The Ten

Don’t-miss picks for January 10 through January 16, 2019

1 Isabella Rossellini: Link Link Circus

Theater:The actress presents a “theatricalized lecture” that uses her self-produced short films, home movies, and animation to explore Darwin’s theory of evolution. The live performance is a spin on Rossellini’s charming and educational Sundance TV series Green Porno, which looked at animal mating rituals.
1/10–11. $45. Old Town School of Folk Music.

2 Chicago Sketch Comedy Festival

Comedy:The 18th annual event features eight days of sketch pieces from local and visiting troupes. Headlining this year is Parv and Pudi, a two-man show featuring Parvesh Cheena and Danny Pudi (Community). Local performers on the lineup include Rehner & Nixon, Off Off Broadway, and Patti Vasquez.
1/10–20. $15–$225. Stage 773.

3 Dada Woof Papa Hot

Theater:The seemingly nonsensical title of Peter Parnell’s domestic comedy refers to a young child’s first attempts at naming her two dads. Parenthood has been covered ad nauseam since the ancient Greeks, but for this production About Face has recruited a particularly talented cast, featuring Benjamin Sprunger, Lily Mojekwu, and Bruch Reed.
1/10–2/16. $15–$38. Theater Wit.

4 Ragamala Dance Company

Dance:This Minneapolis-based South Indian dance troupe celebrates its 26th season at the Harris. Mother and daughter Ranee and Aparna Ramaswamy spent four years creating Written in Water, a Bharatanatyam exploration of good and evil inspired by ancient Sufi texts.
1/11–12. $35–$135. Harris Theater.

5 Andrew Norman Wilson: Kodak

Art:During its height as a film-processing company, Kodak routinely hired blind people in its darkrooms because of their enhanced sense of touch. Wilson, a New York artist, conducted interviews with some of these former employees for this solo show, which pays homage to Kodak through video, prints, and other media. It reflects Wilson’s nostalgia for the glory days of photography, but also for his childhood — his father worked at Kodak for decades.
FREE 1/11–2/23. Document.

6 Winter Chamber Music Festival

Classical:In some barren weeks of the classical music calendar, Northwestern books ensembles of players few in number but great in stature for three straight Friday and Sunday nights. The cold-weather festival kicks off with one of Northwestern’s ensembles in residence, the superb Dover Quartet.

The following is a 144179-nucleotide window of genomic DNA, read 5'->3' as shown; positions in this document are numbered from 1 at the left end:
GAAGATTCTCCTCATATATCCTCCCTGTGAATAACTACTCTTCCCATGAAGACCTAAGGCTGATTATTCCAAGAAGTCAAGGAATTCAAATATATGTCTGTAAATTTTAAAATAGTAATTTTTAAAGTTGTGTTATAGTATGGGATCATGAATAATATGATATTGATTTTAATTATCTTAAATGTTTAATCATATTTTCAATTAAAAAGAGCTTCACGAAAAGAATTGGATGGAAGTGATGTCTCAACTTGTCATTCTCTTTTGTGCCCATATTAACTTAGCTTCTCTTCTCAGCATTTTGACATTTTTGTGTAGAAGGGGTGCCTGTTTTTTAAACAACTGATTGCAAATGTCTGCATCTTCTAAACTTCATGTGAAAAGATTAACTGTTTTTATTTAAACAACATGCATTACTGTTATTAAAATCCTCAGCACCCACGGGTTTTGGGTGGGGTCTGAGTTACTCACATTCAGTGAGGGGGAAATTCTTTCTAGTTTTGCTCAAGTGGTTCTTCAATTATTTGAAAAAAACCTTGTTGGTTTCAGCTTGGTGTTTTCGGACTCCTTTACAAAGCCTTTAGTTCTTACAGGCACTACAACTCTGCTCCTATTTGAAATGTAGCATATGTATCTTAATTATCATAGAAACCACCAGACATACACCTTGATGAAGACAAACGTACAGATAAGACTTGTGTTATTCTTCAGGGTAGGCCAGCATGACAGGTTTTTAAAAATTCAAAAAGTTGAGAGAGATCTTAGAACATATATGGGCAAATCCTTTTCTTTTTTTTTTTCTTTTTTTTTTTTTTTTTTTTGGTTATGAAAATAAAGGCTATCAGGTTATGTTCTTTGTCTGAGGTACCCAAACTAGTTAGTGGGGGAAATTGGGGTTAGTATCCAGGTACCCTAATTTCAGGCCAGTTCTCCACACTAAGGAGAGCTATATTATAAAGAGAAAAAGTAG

1/11–27. $10–$30. Pick-Staiger Concert Hall, Northwestern University.

7 Unchained Melodies

New Music:Inspired by the puzzle-like dimension of crab canons and J.S. Bach’s The Art of Fugue, composer Dan Visconti wrote a piece with 1,023 different instrumentations and countless possible renditions. The new-music outreachers of Fifth House Ensemble premiere Unchained Melodies at this multiday event, playing it several times in different instantiations during the course of the concert.
1/12–20. Free–$18. Various locations.

8 Daniel Miller: Ebb and Flow

Art:As a robotics professor, Miller knows how machines can improve our lives, but as an artist, he questions technology’s lasting effects on our planet. In this solo exhibit, Miller’s mechanical sculptures mimic organisms disrupted by human intervention. Look out for the Ouroboros, a robot that digests and excretes plastic.
FREE 1/11–2/8. Evanston Art Center.

9 Steve Earle

Country:When he emerged in 1986 with his debut album Guitar Town, this singer-songwriter was defying Nashville clichés with a sound as indebted to Bruce Springsteen and the Replacements as to Willie Nelson and Waylon Jennings. Since then Earle has consistently generated snarling, smart country rock with songs that play out more like short stories, rich with humor, detail, and character. Speaking of characters, you might recognize Earle from the ones he played in David Simon’s TV shows The Wire (as Walon, an addiction counselor) and Treme (as street musician Harley Watt).
1/14–15. $50–$65; $75 meet and greet. City Winery.

10 Meshell Ndegeocello

R&B:The word “subversive” tends to be overused when describing artists, but the term fits this bassist, singer, and songwriter. Ndegeocello’s playing can switch from soft to explosive in a matter of seconds, and her music covers funk, soul, rock, and numerous other styles without brandishing any of their trademarks or clichés. Brian Eno once called a performance of hers “probably the best show I ever saw.”
1/15 at 8 p.m. $28–$75. Thalia Hall.